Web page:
“The questions not only engage students in important lessons of mathematics, but involve them in analysis of issues that are connected and meaningful to their lives and communities,” said Megan Franke, a professor of Education at UCLA and co-director of the Data for Democracy project. “It also offers resources to help them explore the issue further.”
As rent burden rises, a growing number of evictions are also increasing housing insecurity. The brief takes a close look at the issue and the Ellis Act, a California state law that allows landlords who say that they are going out of the rental business to evict all the tenants in a building at once. The Ellis Act can only be used on buildings that are rent-stabilized, or units that are covered by a policy in Los Angeles that limits the amount a landlord can raise the rent each year.
Homelessness, or as the brief focuses on, “Houselessness,” is a big part of the challenge of housing justice in Los Angeles. The research brief details the increasing number of homeless in Los Angeles County, which in 2019 included nearly 59,000 people. Data representations in the brief offer students the opportunity to trace the increase in homelessness over time, and to examine the number and percentages of homeless by race and ethnicity. The brief also examines responses to homelessness, including strategies such as providing shelter, permanent housing and policing.
Importantly, the brief offers a broader set of ideas about how to promote greater housing security, including tenant protections and public and subsidized housing.
The brief closes with an interview by UCLA Education Professor and co-director John Rogers with Professor Roy, exploring the ideas and sharing examples from the housing justice movement, and inviting students to envision a different housing future in Los Angeles.
“Housing justice movements are my teachers. I learn from their work. Their analysis guides my own research and teaching,” Roy says in the brief. “The struggle for housing justice is not just for a roof over one’s head, although that is vitally important. The struggle for housing justice is the unfinished work of freedom.”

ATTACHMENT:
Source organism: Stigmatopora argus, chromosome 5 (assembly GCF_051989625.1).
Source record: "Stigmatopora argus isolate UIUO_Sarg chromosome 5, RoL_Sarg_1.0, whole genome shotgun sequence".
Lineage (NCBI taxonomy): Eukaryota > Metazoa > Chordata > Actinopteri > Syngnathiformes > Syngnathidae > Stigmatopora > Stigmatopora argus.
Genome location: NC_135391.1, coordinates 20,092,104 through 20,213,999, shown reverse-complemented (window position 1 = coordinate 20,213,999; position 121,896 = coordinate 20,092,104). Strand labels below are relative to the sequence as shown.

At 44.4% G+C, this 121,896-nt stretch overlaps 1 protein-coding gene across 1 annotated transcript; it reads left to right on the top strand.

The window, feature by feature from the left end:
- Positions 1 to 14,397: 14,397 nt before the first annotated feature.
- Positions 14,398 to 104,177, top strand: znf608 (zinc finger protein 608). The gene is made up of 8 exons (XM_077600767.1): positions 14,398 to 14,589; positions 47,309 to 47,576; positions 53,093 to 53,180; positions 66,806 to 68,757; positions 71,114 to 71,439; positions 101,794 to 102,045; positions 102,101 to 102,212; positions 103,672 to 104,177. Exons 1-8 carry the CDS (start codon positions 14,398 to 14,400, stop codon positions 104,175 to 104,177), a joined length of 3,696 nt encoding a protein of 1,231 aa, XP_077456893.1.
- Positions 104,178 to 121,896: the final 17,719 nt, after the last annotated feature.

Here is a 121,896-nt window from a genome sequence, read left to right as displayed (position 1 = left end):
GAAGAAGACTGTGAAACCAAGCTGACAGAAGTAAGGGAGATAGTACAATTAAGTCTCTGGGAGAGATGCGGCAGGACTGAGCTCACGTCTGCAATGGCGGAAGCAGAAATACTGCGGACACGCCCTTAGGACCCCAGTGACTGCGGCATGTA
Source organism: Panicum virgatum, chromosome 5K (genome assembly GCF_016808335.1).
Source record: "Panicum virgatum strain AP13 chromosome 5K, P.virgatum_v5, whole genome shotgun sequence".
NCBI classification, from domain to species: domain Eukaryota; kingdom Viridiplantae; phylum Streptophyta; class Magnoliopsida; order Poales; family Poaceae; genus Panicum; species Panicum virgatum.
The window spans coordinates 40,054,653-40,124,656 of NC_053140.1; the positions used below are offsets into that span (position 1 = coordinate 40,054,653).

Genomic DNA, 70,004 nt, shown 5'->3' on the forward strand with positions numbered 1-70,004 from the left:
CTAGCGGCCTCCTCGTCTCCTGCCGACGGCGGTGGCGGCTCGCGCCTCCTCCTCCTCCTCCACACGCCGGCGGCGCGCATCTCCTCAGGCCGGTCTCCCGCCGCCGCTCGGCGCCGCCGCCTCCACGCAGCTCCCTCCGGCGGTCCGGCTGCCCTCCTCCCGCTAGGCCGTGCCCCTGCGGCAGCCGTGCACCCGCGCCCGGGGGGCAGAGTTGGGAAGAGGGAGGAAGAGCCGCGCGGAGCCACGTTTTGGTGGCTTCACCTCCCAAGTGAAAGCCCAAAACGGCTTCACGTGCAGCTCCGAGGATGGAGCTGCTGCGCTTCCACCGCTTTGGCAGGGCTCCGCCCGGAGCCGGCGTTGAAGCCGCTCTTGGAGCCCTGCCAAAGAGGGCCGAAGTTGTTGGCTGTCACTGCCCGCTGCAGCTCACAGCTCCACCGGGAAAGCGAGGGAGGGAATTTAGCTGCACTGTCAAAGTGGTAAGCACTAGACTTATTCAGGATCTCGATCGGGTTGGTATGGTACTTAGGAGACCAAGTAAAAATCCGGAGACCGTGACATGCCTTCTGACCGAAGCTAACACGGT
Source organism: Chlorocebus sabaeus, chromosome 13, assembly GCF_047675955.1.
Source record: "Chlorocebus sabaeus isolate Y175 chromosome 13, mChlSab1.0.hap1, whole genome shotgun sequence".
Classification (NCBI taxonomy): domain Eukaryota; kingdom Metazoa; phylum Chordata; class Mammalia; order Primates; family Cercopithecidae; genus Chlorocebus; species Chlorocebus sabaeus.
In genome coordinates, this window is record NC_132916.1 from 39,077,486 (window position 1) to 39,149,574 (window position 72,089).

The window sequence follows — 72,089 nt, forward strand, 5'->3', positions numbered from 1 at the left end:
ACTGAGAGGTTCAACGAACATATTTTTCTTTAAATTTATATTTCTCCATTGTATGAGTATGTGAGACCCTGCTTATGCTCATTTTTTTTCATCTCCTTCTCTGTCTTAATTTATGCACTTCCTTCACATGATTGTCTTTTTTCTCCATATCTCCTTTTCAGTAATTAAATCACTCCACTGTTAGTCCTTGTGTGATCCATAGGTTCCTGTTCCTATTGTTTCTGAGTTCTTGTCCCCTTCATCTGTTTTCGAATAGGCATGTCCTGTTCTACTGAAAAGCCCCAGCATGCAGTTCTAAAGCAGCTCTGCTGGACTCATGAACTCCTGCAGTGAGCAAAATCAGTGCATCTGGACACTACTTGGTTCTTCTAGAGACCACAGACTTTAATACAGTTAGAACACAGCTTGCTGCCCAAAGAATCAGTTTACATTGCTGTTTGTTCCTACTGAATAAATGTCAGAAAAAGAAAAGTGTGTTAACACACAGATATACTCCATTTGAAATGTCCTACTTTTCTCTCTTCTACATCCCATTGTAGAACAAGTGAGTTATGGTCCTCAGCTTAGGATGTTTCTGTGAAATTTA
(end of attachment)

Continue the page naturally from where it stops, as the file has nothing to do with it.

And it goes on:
Students and teachers are invited to share questions and learn more about housing and the housing justice movement by joining Professor Roy and the Data for Democracy team for a webinar exploring the issue, 11 a.m.- noon on Thursday May 7. Click here to register for the webinar.
“The Data for Democracy project began as a way to engage Los Angeles students in an exploration of UCLA research that addresses issues that matter to their lives and the well being of their communities,” Rogers said.
“Amid the crisis of the coronavirus pandemic, the project offers a critical source of content for teachers and students as their classrooms transition to distance learning. And given the impact the pandemic may have on the economy and related effect on housing, this brief could not be more timely.”
In addition to resources on housing issues, the project webpage also features helpful resources about housing and housing justice amid the COVID-19 crisis.
Data for Democracy in Los Angeles is one of four UCLA Centennial Initiatives commemorating the University’s 100thanniversary. The Centennial Initiatives are designed to expand public access to UCLA’s scholarly resources and build upon the University’s longstanding commitment of service to the community. Each one is a collaboration among multiple departments, centers, institutes and community groups.
All of the UCLA Data for Democracy briefs can be found online at https://centerx.gseis.ucla.edu/data-for-democracy/